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We're proud Linda Stewart was born this way and born to run for office. We're not so proud the the Creative Village may turn into Portlando. That Commander X hacking thing? We don't know what to think. We're too busy marching.

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As it turns out, a man alleged to be the Commander was indicted in California on Sept. 21 on three counts involving “intentional damage to a protected computer.” It’s a slightly stale piece of news, but keep in mind that Orlando police announced the Sept. 22 arrest a full week after it occurred. The delay is a bit ironic, considering that Terminator, cough, Commander X – reportedly known in real-space as 47-year-old Christopher Doyon – earned notoriety by making informational websites run extremely slowly. Adding to the irony, Doyon is considered to be a homeless man, doing his damage not from home, but from various coffee shops – that is, when he wasn’t living in a “camp” in Mountain View, Calif.

Are we unduly connecting Doyon to a nefarious nickname before he’s had his trial? Doyon’s lawyer, Jay Leiderman, made some squirming remarks to tech-news outlet CNET when posed with that question: “Is he Commander X? At this point we’re not admitting he is Commander X,” Leiderman said. “We are denying that he participated in the attack he is charged with participating in.” Doyon was arrested for alleged attacks on the website of Santa Cruz, Calif., a city where demonstrators were intentionally violating a ban on outdoor sleeping last December. Sound familiar?(According to OPD, the Orlando attacks are still being investigated.)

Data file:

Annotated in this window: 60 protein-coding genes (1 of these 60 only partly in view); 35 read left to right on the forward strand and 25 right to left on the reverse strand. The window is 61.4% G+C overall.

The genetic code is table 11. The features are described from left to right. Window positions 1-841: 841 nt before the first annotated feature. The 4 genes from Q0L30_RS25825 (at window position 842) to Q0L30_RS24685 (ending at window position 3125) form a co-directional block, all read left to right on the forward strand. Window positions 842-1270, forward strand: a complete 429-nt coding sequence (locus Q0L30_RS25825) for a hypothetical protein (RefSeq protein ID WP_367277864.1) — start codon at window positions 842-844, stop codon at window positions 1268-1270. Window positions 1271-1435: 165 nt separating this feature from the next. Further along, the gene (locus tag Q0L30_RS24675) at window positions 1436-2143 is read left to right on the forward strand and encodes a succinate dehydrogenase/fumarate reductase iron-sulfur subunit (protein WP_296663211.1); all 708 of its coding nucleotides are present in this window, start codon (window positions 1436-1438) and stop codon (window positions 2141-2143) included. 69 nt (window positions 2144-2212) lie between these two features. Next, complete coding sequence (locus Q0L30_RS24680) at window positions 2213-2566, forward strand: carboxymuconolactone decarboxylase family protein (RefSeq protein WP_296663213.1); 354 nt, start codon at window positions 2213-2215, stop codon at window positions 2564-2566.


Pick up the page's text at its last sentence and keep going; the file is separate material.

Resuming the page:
Commander X obviously savored the glory of being the bad guy for whom we could all cheer, and hence, talked freely with the media. When we landed an email interview with X for a Bloggytown entry on June 21, we felt like we had gotten a scoop with an elusive, mysterious figure. “What we do online is no different than taking up seats at the Woolworths lunch counter,” he wrote, justifying his “DDoS” attacks. But the excitement faded after we realized that X was a politician first and a hacker second – that exact line was also given in an on-camera interview with CBS News, in which he donned sunglasses, a bucket hat and wrapped a bandana around his face to speak with an artificially deepened voice. If you didn’t hear it on CBS, you may have on Democracy Now. “Amy Goodman is my hero, getting to chat with her on air was the most amazing honor,” he wrote on his Vimeo page. Hero, yes, but who was his idol? “The World Through Sunglasses – Quotes By Commander X,” a lonely post by Commander X on the PLF Member Network website, gives us a pretty strong clue.

And the unsolicited details didn’t stop with ideology – it went well into the realm of the personal, epitomized by a blast email on Sept. 11 that spoon-fed investigators clues to a real-world identity. The message was probably the least worthy manifesto in the history of risky political writing: a tired polemic about where he was and how he felt on 9/11, and what he learned from it. “I make this statement at great risk to my life and liberty. It could well be used … by the FBI and other police agencies. But on this day, when 3,000 innocent people were slaughtered in a matter of hours – I can not, and will not, remain silent. My heart still aches from that fateful day, and I must speak out.” The result? A bored audience, and up to five years in prison. Silence is golden.

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